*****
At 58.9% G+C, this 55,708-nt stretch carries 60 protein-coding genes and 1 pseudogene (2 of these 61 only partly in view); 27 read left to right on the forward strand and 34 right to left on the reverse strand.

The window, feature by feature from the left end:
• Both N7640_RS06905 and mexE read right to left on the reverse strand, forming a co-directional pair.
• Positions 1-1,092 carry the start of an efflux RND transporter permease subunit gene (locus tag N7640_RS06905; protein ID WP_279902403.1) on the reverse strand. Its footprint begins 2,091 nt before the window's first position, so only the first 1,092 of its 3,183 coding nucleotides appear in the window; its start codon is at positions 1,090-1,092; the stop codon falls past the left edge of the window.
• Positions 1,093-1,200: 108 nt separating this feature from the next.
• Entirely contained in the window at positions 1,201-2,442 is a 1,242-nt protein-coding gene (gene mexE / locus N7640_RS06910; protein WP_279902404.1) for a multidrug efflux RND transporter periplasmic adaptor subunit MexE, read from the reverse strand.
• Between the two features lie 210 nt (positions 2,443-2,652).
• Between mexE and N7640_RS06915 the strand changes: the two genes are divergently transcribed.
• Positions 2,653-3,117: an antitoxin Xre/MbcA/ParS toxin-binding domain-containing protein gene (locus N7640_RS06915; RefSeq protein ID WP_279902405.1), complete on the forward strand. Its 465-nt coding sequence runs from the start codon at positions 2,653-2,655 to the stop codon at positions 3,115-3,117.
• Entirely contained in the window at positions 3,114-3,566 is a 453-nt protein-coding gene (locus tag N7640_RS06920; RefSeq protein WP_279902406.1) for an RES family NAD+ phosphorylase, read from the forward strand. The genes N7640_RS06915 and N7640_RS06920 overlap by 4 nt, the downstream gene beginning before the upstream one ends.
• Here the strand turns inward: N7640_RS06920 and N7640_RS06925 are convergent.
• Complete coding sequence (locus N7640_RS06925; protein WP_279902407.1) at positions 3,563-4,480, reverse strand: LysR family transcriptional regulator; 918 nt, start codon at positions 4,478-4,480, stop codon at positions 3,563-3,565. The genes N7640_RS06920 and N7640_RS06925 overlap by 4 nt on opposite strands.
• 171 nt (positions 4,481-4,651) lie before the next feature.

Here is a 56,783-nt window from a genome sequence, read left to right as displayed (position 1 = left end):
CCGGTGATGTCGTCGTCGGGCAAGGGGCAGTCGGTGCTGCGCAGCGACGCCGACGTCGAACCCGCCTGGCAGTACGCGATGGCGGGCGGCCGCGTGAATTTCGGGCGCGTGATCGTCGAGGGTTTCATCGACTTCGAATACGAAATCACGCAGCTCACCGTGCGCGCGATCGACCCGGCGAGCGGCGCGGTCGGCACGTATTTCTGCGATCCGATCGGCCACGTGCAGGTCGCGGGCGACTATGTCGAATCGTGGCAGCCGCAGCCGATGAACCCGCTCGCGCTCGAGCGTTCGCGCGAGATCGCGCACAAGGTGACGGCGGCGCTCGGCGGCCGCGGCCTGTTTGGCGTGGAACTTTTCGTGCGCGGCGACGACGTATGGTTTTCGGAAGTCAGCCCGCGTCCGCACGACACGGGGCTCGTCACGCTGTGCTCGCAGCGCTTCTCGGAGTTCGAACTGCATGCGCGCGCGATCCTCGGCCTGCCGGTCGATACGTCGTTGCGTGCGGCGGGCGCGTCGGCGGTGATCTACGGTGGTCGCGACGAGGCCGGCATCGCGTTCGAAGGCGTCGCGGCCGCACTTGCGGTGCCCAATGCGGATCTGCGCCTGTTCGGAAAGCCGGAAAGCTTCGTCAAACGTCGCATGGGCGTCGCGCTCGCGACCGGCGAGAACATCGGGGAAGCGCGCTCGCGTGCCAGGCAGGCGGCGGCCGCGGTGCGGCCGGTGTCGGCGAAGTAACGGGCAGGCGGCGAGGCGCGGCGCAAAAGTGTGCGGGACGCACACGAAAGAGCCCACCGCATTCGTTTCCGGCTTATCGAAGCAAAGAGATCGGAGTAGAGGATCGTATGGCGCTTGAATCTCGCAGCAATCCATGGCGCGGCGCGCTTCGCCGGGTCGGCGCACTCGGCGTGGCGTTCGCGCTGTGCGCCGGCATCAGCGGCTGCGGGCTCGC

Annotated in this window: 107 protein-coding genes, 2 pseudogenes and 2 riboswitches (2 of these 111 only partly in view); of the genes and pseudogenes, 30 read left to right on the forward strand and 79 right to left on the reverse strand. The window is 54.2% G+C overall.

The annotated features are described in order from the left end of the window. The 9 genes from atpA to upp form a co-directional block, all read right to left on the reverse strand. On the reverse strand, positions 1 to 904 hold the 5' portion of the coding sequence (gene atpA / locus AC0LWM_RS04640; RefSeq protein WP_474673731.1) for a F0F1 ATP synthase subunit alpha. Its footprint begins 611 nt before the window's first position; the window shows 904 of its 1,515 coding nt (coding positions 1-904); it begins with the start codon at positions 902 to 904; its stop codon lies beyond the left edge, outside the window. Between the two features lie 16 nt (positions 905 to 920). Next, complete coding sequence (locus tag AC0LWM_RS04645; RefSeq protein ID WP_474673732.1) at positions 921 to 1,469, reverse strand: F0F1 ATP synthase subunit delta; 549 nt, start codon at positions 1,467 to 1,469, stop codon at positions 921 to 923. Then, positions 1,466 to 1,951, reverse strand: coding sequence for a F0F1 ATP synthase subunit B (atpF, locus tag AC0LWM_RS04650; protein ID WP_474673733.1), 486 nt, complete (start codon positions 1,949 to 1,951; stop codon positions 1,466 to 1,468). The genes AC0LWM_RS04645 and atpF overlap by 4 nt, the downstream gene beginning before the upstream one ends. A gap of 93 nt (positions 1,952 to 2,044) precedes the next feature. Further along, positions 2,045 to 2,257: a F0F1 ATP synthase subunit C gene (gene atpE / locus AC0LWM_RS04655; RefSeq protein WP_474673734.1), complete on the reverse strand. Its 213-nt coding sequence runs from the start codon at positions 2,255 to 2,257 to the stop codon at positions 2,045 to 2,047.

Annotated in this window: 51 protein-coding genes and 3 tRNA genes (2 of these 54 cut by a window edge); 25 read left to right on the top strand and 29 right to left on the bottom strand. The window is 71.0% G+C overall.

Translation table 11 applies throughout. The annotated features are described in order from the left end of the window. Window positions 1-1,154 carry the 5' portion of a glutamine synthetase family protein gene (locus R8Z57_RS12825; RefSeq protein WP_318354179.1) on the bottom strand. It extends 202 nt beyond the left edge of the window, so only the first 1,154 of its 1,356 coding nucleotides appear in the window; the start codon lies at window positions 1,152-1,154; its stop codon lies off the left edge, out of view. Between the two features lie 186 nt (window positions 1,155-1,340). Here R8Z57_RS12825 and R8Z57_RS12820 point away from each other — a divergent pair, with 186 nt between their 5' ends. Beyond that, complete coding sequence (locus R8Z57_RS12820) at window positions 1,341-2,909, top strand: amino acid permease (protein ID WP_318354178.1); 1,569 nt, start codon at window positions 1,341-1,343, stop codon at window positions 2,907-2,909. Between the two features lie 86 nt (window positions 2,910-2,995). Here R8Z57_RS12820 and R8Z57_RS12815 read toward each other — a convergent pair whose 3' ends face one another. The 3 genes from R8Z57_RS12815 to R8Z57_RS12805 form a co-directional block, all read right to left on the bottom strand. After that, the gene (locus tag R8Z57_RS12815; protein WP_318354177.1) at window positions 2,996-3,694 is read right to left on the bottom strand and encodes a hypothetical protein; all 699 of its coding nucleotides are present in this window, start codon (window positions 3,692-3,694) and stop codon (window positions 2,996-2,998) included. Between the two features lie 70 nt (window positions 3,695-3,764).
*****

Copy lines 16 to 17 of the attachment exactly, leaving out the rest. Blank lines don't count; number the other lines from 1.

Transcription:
Annotated in this window: 107 protein-coding genes, 2 pseudogenes and 2 riboswitches (2 of these 111 only partly in view); of the genes and pseudogenes, 30 read left to right on the forward strand and 79 right to left on the reverse strand. The window is 54.2% G+C overall.

The annotated features are described in order from the left end of the window. The 9 genes from atpA to upp form a co-directional block, all read right to left on the reverse strand. On the reverse strand, positions 1 to 904 hold the 5' portion of the coding sequence (gene atpA / locus AC0LWM_RS04640; RefSeq protein WP_474673731.1) for a F0F1 ATP synthase subunit alpha. Its footprint begins 611 nt before the window's first position; the window shows 904 of its 1,515 coding nt (coding positions 1-904); it begins with the start codon at positions 902 to 904; its stop codon lies beyond the left edge, outside the window. Between the two features lie 16 nt (positions 905 to 920). Next, complete coding sequence (locus tag AC0LWM_RS04645; RefSeq protein ID WP_474673732.1) at positions 921 to 1,469, reverse strand: F0F1 ATP synthase subunit delta; 549 nt, start codon at positions 1,467 to 1,469, stop codon at positions 921 to 923. Then, positions 1,466 to 1,951, reverse strand: coding sequence for a F0F1 ATP synthase subunit B (atpF, locus tag AC0LWM_RS04650; protein ID WP_474673733.1), 486 nt, complete (start codon positions 1,949 to 1,951; stop codon positions 1,466 to 1,468). The genes AC0LWM_RS04645 and atpF overlap by 4 nt, the downstream gene beginning before the upstream one ends. A gap of 93 nt (positions 1,952 to 2,044) precedes the next feature. Further along, positions 2,045 to 2,257: a F0F1 ATP synthase subunit C gene (gene atpE / locus AC0LWM_RS04655; RefSeq protein WP_474673734.1), complete on the reverse strand. Its 213-nt coding sequence runs from the start codon at positions 2,255 to 2,257 to the stop codon at positions 2,045 to 2,047.